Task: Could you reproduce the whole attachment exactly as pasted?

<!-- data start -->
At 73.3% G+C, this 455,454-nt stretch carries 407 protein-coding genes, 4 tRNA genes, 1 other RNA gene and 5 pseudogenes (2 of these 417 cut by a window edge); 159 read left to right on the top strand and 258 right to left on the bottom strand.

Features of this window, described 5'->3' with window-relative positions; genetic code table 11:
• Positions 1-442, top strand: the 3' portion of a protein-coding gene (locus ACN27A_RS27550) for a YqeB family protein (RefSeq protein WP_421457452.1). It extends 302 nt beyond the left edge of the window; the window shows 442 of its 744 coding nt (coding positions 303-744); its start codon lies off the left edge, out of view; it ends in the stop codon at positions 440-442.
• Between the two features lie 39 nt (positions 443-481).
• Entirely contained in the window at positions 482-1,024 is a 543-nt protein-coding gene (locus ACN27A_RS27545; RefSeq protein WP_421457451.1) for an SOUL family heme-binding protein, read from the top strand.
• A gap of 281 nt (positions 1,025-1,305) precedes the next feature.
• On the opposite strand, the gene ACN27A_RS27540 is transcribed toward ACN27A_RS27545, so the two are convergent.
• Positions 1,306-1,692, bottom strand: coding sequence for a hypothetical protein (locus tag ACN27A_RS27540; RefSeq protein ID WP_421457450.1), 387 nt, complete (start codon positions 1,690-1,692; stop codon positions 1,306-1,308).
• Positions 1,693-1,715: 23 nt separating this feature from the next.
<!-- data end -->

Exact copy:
At 73.3% G+C, this 455,454-nt stretch carries 407 protein-coding genes, 4 tRNA genes, 1 other RNA gene and 5 pseudogenes (2 of these 417 cut by a window edge); 159 read left to right on the top strand and 258 right to left on the bottom strand.

Features of this window, described 5'->3' with window-relative positions; genetic code table 11:
• Positions 1-442, top strand: the 3' portion of a protein-coding gene (locus ACN27A_RS27550) for a YqeB family protein (RefSeq protein WP_421457452.1). It extends 302 nt beyond the left edge of the window; the window shows 442 of its 744 coding nt (coding positions 303-744); its start codon lies off the left edge, out of view; it ends in the stop codon at positions 440-442.
• Between the two features lie 39 nt (positions 443-481).
• Entirely contained in the window at positions 482-1,024 is a 543-nt protein-coding gene (locus ACN27A_RS27545; RefSeq protein WP_421457451.1) for an SOUL family heme-binding protein, read from the top strand.
• A gap of 281 nt (positions 1,025-1,305) precedes the next feature.
• On the opposite strand, the gene ACN27A_RS27540 is transcribed toward ACN27A_RS27545, so the two are convergent.
• Positions 1,306-1,692, bottom strand: coding sequence for a hypothetical protein (locus tag ACN27A_RS27540; RefSeq protein ID WP_421457450.1), 387 nt, complete (start codon positions 1,690-1,692; stop codon positions 1,306-1,308).
• Positions 1,693-1,715: 23 nt separating this feature from the next.